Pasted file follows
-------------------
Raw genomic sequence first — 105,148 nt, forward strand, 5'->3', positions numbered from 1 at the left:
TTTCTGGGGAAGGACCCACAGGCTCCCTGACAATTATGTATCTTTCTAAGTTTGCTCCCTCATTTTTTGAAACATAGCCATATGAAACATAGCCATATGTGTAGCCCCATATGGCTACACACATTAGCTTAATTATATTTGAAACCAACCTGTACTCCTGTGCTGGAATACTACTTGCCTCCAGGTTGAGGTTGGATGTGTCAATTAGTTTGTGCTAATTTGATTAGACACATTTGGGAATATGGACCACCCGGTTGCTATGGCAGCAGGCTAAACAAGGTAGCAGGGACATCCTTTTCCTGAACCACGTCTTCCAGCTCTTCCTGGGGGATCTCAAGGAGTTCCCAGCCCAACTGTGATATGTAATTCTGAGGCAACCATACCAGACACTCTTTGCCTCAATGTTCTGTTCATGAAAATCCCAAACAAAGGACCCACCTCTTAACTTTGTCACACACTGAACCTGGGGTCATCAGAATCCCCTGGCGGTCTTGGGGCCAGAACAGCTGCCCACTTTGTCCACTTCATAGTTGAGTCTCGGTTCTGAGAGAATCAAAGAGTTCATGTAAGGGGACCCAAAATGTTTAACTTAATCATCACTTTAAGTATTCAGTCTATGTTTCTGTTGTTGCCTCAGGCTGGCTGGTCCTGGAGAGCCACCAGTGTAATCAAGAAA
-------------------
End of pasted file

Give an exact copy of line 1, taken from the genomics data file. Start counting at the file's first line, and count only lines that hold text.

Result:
Raw genomic sequence first — 105,148 nt, forward strand, 5'->3', positions numbered from 1 at the left: